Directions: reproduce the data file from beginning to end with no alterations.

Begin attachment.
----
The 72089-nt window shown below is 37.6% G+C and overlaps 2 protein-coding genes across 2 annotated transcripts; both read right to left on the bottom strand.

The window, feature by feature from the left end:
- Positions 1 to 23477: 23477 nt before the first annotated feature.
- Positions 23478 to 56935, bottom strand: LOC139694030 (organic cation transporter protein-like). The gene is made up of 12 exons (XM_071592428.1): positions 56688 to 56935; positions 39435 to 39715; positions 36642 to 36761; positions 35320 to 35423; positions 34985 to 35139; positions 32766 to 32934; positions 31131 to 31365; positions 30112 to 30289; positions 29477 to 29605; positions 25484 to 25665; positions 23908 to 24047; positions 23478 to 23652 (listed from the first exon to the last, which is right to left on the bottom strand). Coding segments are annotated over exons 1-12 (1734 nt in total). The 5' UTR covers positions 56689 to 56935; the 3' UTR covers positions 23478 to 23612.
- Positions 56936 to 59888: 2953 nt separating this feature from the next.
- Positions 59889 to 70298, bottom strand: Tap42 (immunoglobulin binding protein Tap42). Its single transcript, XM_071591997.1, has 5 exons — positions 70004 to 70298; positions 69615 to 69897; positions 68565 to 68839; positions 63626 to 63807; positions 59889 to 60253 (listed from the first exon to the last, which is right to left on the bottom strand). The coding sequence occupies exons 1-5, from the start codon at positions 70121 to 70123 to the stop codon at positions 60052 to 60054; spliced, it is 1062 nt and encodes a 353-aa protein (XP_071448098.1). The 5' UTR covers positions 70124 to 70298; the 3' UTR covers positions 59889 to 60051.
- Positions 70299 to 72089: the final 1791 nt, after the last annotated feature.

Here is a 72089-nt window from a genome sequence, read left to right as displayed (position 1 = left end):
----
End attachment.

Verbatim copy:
The 72089-nt window shown below is 37.6% G+C and overlaps 2 protein-coding genes across 2 annotated transcripts; both read right to left on the bottom strand.

The window, feature by feature from the left end:
- Positions 1 to 23477: 23477 nt before the first annotated feature.
- Positions 23478 to 56935, bottom strand: LOC139694030 (organic cation transporter protein-like). The gene is made up of 12 exons (XM_071592428.1): positions 56688 to 56935; positions 39435 to 39715; positions 36642 to 36761; positions 35320 to 35423; positions 34985 to 35139; positions 32766 to 32934; positions 31131 to 31365; positions 30112 to 30289; positions 29477 to 29605; positions 25484 to 25665; positions 23908 to 24047; positions 23478 to 23652 (listed from the first exon to the last, which is right to left on the bottom strand). Coding segments are annotated over exons 1-12 (1734 nt in total). The 5' UTR covers positions 56689 to 56935; the 3' UTR covers positions 23478 to 23612.
- Positions 56936 to 59888: 2953 nt separating this feature from the next.
- Positions 59889 to 70298, bottom strand: Tap42 (immunoglobulin binding protein Tap42). Its single transcript, XM_071591997.1, has 5 exons — positions 70004 to 70298; positions 69615 to 69897; positions 68565 to 68839; positions 63626 to 63807; positions 59889 to 60253 (listed from the first exon to the last, which is right to left on the bottom strand). The coding sequence occupies exons 1-5, from the start codon at positions 70121 to 70123 to the stop codon at positions 60052 to 60054; spliced, it is 1062 nt and encodes a 353-aa protein (XP_071448098.1). The 5' UTR covers positions 70124 to 70298; the 3' UTR covers positions 59889 to 60051.
- Positions 70299 to 72089: the final 1791 nt, after the last annotated feature.

Here is a 72089-nt window from a genome sequence, read left to right as displayed (position 1 = left end):